Kingfisher, parent company of the B&Q and Screwfix brands, has posted its full year results and – thanks to a booming home improvements market, says its emerging from the Covid-19 crisis as a stronger business.
In contrast to many struggling retailers trading in 2020, when much of Europe was in and out of lockdowns, the DIY giant has reported big increases in both sales and profits.
To the year ending 31 January 2021, the group – which operates 1,380 stores in eight countries, achieved total sales of £12.3bn, up 7.2 per cent. In the UK and Ireland, home to the majority of stores, like-for-like sales were strongest, rising by 10.7 per cent.
Online sales almost doubled across the group, accounting for nearly one in five of all purchases (from 8 per cent to 18 per cent of annual sales), while click and collect orders rocketed by 226 per cent.
Adjusted pre-tax profits were £786 million, up 44 per cent from £544 million the previous year.
Thierry Garnier, chief executive officer of Kingfisher, said: “The dedication and commitment of our 80,000 colleagues has enabled us to make substantial strategic, operational and financial progress this year.
“Kingfisher is coming out of the COVID crisis as a stronger business, with an improved competitive position in all key markets, strong new customer growth and a step-change in digital adoption.
“I would like to express my personal thanks to all our teams for their incredible efforts in the most testing of circumstances.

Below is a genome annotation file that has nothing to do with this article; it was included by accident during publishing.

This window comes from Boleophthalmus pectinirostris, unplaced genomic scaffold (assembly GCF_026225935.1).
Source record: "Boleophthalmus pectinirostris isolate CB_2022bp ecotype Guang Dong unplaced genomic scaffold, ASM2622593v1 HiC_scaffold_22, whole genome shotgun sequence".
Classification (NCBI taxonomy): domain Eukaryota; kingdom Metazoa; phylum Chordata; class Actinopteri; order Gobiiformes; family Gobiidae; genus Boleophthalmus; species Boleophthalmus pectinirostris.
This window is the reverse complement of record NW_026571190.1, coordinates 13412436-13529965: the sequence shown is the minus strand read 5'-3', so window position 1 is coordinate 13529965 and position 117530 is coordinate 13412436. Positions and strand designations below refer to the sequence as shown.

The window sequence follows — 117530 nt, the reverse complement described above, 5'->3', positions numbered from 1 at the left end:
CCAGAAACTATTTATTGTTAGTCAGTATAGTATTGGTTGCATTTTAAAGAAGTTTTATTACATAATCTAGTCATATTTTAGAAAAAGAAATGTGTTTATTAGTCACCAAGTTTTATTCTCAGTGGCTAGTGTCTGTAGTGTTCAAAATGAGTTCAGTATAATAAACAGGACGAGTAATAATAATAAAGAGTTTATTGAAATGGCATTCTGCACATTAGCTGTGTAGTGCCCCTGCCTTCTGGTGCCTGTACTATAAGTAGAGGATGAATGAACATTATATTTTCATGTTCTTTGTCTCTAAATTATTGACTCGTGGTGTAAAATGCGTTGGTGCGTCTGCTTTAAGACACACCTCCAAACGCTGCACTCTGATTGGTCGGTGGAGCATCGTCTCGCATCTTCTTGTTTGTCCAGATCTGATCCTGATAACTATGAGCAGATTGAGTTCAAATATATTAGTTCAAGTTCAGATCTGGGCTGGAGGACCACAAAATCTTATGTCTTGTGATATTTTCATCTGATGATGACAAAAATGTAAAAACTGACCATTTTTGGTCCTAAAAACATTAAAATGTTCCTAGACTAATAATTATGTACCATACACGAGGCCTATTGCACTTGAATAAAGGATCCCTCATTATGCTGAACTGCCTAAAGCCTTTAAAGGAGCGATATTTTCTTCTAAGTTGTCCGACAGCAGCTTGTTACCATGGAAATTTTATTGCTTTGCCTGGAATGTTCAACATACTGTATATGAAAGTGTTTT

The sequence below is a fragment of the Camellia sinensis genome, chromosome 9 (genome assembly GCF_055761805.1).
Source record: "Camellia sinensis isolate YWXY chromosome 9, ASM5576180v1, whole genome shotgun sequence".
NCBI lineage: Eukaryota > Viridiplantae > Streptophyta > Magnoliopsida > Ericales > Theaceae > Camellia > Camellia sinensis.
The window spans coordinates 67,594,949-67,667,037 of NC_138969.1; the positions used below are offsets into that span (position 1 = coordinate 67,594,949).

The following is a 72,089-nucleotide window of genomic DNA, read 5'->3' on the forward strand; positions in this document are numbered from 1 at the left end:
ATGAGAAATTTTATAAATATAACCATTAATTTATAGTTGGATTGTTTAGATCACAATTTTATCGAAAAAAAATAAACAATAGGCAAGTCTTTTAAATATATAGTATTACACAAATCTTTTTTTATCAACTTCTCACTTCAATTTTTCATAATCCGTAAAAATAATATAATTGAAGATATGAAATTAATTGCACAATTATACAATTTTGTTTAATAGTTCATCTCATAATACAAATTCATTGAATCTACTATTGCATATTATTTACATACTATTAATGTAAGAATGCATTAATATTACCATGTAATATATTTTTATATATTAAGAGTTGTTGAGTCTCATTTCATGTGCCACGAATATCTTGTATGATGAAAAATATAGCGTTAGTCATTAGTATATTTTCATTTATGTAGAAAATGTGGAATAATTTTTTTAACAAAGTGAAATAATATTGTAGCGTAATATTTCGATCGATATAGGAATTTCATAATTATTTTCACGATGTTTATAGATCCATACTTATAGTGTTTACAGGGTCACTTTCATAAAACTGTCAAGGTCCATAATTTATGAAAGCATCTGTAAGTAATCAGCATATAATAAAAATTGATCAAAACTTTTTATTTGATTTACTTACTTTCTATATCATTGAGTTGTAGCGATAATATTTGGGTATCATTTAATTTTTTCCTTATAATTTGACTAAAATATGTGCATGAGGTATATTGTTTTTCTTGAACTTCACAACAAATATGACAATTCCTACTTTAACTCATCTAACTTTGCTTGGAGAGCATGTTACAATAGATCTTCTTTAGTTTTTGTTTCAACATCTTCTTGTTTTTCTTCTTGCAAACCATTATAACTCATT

“Current trading remains positive and, while visibility is limited for the year as a whole, we are confident of continued outperformance of our wider markets.
“The COVID crisis has established new longer-term trends that are clearly supportive for our industry – including more working from home, the renewed importance of the home as a ‘hub’, and the development of a new generation of DIY’ers – and we expect these to endure.
“With our strategic progress, we are well-positioned to capitalise on these new and positive market trends.”
Commenting on the results, Elle Nadal, director of marketing – EMEA at cross channel marketing platform Iterable, said: “B&Q’s success is a lesson in the shifting tides of consumer demand. A year ago, few would have predicted the DIY boom that has swept over the UK in the last 12 months. With many of us now working remotely, consumers have embraced the simple pleasures of making a house a home.”
“B&Q has built up a strong reputation as a go-to destination for customers seeking to fill lockdown with DIY. Personalisation is key to its success: whether engaging and guiding a novice on their first steps or quickly connecting a seasoned expert with the products they need for a project.”
“The DIY sector has certainly benefited during the pandemic from its status as ‘essential’, allowing shops to remain open with a safe in-store experience for customers who need it. However, the uplift in online sales across Kingfisher group points to the growing importance of eCommerce channels during the pandemic.
“Looking ahead, businesses are likely to increasingly pursue a hybrid model: combining the best of brick-and-mortar with the convenience of digital retail.”